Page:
Water Resources of the United States
Date: Mon, 01 Apr 2013 17:08:33 EDT
Summary: There has been virtually no change in the code red category that put 96 percent of Nebraska in extreme or exceptional drought at the end of the 2012 growing season.
Summary of Event Impact:
According to the meeting of the Nebraska CARC (Climate Assessment and Response Committee), there has been virtually no change in the code red category that put 96 percent of Nebraska in extreme or exceptional drought at the end of the 2012 growing season. No other state is in such bad shape (from JournalStar.com on March 26, 2013, http://journalstar.com/business/agriculture/nebraska-s-drought-pain-is-unrelenting/article_8a1a2303-39a0-5ccc-b708-681366eedfa4.html). Also from that same article, some statistical markers from the National Drought Mitigation Center and Bob Swanson of the U.S. Geologic Survey:
* 100 percent of the state is in drought, and about three-fourths of it is in the worst category of exceptional drought.
* 50 percent of the state's winter wheat is in either poor or very poor condition.
* Parts of northeast Nebraska are as much as 14 inches behind normal precipitation for the past year.
* Evidence of tree damage in a state known as the home turf of Arbor Day is extensive. Tree damage is extreme west of York, Nebraska State Climatologist Al Dutcher said.
* Many of the wells monitored by the U.S Geologic Survey show no signs of recovering from last summer's irrigation drawdown and the end of the irrigation season. Swanson called that significant for this time of year.
The U.S. Drought Monitor shows that drought conditions in Nebraska have remained relatively unchanged over the past seven months, classifying 76 percent of Nebraska in the Exceptional drought category, while 96 percent of the state remained in at least the Extreme drought category.
The National Drought Mitigation Center (NDMC) says 2012 was both the driest and warmest year out of 118 years of record. The NDMC also noted that Lake McConaughy (on the North Platte River) is 64.9 percent full, down from 82.4 percent a year ago (that amounts to more than 12 feet of water depth); and Harlan County Reservoir (on the Republican River) between Alma and Republican City contains about 195,000 acre-feet of water, down from 321,000 acre-feet a year ago.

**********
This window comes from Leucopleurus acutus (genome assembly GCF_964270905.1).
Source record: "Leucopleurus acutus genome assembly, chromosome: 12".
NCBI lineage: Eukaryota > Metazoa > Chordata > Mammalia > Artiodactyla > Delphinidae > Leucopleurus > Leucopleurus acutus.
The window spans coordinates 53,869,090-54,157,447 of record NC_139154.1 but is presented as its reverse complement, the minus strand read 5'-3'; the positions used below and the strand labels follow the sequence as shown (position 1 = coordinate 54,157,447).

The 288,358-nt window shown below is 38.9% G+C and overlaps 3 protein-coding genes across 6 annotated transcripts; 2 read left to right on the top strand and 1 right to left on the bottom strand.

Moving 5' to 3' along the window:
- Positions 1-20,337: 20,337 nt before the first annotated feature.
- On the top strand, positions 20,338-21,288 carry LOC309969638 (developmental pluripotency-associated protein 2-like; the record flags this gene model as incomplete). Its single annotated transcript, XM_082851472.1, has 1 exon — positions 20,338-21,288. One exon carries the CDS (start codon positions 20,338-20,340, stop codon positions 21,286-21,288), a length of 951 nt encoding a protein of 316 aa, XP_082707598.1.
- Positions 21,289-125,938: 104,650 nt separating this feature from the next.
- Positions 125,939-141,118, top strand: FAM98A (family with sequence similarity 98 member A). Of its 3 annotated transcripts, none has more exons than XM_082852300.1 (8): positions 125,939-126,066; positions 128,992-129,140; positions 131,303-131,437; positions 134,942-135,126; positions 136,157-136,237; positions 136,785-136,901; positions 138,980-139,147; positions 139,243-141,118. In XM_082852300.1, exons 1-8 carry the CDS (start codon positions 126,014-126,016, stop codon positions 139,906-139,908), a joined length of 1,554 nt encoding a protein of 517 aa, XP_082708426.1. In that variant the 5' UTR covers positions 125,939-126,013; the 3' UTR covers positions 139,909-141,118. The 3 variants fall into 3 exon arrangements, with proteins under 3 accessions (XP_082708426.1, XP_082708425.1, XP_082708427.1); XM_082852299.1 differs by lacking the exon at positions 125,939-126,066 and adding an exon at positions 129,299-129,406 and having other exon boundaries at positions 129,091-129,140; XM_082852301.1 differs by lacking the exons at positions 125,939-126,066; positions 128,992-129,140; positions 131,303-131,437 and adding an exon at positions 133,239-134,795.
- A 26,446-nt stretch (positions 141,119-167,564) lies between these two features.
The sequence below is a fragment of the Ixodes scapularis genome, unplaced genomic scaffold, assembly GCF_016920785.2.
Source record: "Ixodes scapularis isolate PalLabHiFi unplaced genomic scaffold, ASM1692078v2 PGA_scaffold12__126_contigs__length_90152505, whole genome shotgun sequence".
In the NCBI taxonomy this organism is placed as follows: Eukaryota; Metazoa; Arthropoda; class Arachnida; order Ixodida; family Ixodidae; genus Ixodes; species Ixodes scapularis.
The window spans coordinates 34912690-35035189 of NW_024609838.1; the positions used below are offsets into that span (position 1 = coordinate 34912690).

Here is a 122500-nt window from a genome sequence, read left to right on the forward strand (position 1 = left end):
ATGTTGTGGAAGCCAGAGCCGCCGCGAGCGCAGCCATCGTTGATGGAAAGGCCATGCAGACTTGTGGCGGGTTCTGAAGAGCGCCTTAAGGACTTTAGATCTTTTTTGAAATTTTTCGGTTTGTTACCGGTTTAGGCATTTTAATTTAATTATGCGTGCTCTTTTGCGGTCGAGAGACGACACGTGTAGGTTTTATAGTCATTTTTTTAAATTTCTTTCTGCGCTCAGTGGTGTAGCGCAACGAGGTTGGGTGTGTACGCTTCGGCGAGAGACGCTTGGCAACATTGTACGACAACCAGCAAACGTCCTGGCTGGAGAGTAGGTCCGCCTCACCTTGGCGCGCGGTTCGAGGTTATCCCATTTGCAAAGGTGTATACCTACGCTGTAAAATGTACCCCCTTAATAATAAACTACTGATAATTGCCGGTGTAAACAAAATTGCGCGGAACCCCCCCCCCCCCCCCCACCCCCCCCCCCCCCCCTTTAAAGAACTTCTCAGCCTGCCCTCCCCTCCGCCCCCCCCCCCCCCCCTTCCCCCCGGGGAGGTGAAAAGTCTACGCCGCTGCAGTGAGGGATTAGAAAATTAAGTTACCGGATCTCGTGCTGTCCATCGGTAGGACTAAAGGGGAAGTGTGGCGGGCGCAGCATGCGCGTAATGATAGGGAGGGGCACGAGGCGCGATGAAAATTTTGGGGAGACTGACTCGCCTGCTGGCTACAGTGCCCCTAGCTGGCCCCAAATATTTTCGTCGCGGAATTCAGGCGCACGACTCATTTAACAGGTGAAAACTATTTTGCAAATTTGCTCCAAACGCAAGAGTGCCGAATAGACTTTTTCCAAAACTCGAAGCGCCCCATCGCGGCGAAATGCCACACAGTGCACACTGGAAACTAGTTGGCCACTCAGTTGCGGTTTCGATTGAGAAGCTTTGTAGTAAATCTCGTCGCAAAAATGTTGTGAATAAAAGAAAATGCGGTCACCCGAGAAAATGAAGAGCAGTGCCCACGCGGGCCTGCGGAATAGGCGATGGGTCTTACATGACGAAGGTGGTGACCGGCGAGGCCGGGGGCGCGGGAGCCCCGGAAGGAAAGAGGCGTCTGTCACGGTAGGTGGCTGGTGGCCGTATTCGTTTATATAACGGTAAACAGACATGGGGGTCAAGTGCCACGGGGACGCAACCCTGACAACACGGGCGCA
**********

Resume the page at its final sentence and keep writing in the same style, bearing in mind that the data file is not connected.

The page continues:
USGS WaterWatch shows all of the reporting basins below normal or in moderate hydrologic drought, including the Platte River at Louisville, which is the source of Lincoln's water supply.
Records or Milestones:
Of 60 long-term USGS streamgages (>30 years record) in Nebraska, 4 (or 7 percent) are at no flow (a 3 percent reduction from the Drought Report of November 29). However, the 7-day average streamflow for 42 of the long-term streamgages (70 percent) are classified as being "Below Normal" to "Extreme Hydrologic Drought." The USGS Groundwater Watch shows that over 1,250 groundwater wells are at or less than the 24th percentile (Below Normal or Much Below Normal). 61 percent of ranked wells in the Nebraska Continuous Groundwater Level Network are less than the 24th percentile (Below Normal or Much Below Normal), and more than half of those are less than the 10th percentile.
Additional Efforts Required due to the Drought:
No additional low-flow discharge measurements were required in the past month, and one low-end rating extension was needed (there have been 26 low-end rating extensions since June 2012).
Nebraska has several thousand annual and hundreds of semi-annual wells in the groundwater level network, but this means that groundwater data related to the drought may be nearly a year old. Nebraska WSC created the Nebraska Continuous Groundwater Level Network which expands on the Groundwater Watch Real-Time Groundwater Level Network. The new network includes continuous recorders which lack real-time capability, but reduce the effective time to last observation to a few months at most.
The USGS partnered with the Lower Elkhorn Natural Resources District (LENRD) to conduct a mass groundwater-level survey of Wayne County. Technicians with the USGS and the LENRD obtained water levels from approximately 300 wells in this northeast Nebraska county, which experienced record-setting drought impacts during the summer and fall of 2012.
Communications and Outreach:
Nebraska WSC staff have answered numerous media requests for drought information to date (none in the past month).
A WWW page is available http://ne.water.usgs.gov/drought/
No news release is planned.
Storm Surge: no
Sub-Region: Midwest; Region: Central United States